The book is illustrated with many rare and unpublished photographs as well as memorabillia including foriegn record covers, music press ads, tour programmes
I hope long term fans will find much they didn’t know before and potential new fans will discover an artist that wil bring them as much pleasure as he has to me'
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Paul Roland - Meadows Of The Sea by marcjarscott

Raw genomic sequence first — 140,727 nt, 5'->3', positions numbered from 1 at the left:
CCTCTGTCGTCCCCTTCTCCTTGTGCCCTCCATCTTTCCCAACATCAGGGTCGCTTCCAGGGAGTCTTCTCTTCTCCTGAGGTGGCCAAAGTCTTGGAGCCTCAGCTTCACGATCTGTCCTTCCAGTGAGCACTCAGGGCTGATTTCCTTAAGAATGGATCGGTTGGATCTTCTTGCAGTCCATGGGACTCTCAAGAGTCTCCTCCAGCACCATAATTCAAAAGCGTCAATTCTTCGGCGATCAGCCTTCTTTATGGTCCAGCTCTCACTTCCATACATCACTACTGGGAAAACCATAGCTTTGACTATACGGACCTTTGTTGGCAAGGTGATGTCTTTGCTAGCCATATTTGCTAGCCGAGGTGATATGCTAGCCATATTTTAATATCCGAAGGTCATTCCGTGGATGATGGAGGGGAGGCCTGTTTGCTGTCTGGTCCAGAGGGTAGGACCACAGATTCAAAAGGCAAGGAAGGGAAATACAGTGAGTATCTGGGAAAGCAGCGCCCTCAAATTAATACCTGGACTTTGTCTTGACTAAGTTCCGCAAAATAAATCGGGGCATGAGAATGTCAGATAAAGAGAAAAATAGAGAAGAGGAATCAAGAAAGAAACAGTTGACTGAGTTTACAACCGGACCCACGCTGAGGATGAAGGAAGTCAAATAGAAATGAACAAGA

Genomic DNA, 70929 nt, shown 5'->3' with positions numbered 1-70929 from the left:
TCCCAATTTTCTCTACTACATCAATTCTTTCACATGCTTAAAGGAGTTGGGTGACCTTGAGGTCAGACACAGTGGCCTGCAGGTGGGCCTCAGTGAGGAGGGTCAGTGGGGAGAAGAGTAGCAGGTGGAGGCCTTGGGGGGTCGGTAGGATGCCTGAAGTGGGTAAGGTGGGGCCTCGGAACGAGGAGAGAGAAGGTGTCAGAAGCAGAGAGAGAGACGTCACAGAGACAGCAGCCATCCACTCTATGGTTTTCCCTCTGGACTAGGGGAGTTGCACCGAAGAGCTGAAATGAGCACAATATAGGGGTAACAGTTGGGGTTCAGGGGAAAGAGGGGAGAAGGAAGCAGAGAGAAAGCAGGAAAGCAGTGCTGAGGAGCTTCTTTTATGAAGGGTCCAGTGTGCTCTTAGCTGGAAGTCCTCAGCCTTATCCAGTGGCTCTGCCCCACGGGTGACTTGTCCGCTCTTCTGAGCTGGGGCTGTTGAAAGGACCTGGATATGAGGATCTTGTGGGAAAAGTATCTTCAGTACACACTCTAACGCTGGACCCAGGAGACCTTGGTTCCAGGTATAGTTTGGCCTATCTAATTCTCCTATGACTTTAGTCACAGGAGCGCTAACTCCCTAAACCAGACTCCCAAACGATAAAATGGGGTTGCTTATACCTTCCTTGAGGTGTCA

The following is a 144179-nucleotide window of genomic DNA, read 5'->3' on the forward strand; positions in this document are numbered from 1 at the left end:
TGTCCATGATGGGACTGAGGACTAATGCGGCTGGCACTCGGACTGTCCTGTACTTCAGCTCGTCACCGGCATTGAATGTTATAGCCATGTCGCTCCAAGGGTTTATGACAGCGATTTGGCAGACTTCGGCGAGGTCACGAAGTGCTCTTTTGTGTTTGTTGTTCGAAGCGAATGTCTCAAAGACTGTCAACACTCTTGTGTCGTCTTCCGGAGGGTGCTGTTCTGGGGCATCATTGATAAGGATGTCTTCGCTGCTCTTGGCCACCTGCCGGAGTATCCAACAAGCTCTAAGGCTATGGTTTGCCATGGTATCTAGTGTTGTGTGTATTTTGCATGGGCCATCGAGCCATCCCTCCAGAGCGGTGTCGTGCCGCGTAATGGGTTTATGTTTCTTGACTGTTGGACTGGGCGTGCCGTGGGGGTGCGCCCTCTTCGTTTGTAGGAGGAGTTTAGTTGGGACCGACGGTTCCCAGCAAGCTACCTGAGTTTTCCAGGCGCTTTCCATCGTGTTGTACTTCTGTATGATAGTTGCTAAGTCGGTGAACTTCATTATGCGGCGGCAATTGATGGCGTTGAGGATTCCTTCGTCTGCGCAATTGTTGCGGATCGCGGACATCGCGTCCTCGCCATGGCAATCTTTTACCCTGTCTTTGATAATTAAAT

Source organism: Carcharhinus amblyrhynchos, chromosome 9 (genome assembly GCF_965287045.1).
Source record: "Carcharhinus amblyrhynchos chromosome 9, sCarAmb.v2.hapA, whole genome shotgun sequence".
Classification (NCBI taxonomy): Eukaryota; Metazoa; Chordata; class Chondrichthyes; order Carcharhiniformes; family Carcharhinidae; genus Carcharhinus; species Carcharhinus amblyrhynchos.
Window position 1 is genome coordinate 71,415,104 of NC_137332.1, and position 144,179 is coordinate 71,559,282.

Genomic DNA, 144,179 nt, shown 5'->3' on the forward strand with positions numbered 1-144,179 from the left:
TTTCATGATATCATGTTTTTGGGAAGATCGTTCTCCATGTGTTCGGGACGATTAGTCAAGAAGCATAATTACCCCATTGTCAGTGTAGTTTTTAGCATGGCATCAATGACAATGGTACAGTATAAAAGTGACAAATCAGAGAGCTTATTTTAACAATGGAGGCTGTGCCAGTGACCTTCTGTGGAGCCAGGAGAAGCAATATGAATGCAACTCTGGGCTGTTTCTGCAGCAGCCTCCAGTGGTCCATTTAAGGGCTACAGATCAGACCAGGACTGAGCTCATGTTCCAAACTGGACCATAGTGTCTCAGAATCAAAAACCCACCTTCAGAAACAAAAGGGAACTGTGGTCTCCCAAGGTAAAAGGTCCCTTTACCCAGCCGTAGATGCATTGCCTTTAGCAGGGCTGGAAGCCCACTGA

PAUL ROLAND is a prolific recording artist and author widely recognised as the man responsible for bringing Goth Rock to the UK. His arrival into the world on September 6, 1959 in Kent, England, was anything but ordinary, when his mother gave birth to him backstage during a production of Hamlet. She was playing Ophelia at the time. Born to an actress mother and a writer father, Paul’s love of the arts blossomed early and set the scene for an extraordinary musical career which has seen him connect with some of the music industry’s most influential figures. Since the release of his first album ‘The Werewolf of London’ in 1980, Paul has written and recorded 15 albums which he is now in the process of ‘retouching’ ready for re-release to a loyal cult following in the UK, Europe and the US. Formerly managed by June Bolan, the widow of T. Rex frontman, Marc Bolan, Paul has spent his musical career spinning tales against a backdrop of gothic rock, psych-pop, folk, and occasionally, baroque strings earning him the sobriquet, ‘The Edgar Allen Poe’ of psychpop. His varied music creations include 19th Century murderers, a retired executioner, a Regency magistrate, an opium addict and an entire court of medieval grotesques, to name but a few. An only child, Paul’s childhood was filled with adventure and rebellion. A self-confessed ‘non academic’, he loved to stage melodramatic plays based on old horror movies where his friends were cast as the hapless victims and he as the mad doctor/monster. Early musical influences were Marc Bolan, King Crimson and The Velvet Underground but when Paul bought his first guitar aged 14 and learned his first three chords, he developed his own style and started writing his uniquely narrative songs, many set in Edwardian and Victorian England. At 19 he recorded his first single and just a few months later his very first album, The Werewolf of London (1980) which was picked up by Armageddon Records in the UK and is now a highly collectible item. Album success led to Paul’s first European tours and label deals in France, Germany, Greece, Italy, the USA and Japan. He also received offers to work with film composer Michael Nyman and members of the Velvet Underground. In 1997 the musician took a seven year break from music to raise his two young sons and write a series of books on mysticism and true crime. He now has more than 30 titles to his credit which have been translated into more than 15 languages. In 2002 Paul returned to the music scene with an appearance at a Berlin Goth festival. Then, after a series of re-issues on a small German label, he released his first new album (‘Pavane’) on his own Gaslight label and recorded a second (‘Re-animator’), featuring several songs based on stories by H.P Lovecraft, with members of Caravan. In 2006 Paul left England to live in Germany where he carved out a successful career, writing and performing. Referred to in many German circles as “the Godfather of Neo Folk”, 2011 sees the release of Paul’s new album, Grimm, inspired by Grimm’s Fairytales. He’s also working on yet another album which will be more 60s influenced pysch pop (featuring songs written for an aborted project with the surviving members of the Velvet Underground and 60s psych pop group John’s Children) and with the usual dash of macabre humour which has become one of his many trademarks over the years. As he told German website Evolver earlier this year: “I have so many projects that I want to do that I have to discipline myself to deal with one at a time to make sure they all see the light of day. There is nothing worse than an artist who promises the people who like his work a lot of intriguing projects then fails to deliver. I always deliver but its hard to keep the lid on the ideas bubbling out of my head sometimes. Self-discipline and the ability to focus and see things through is as important as talent, I believe.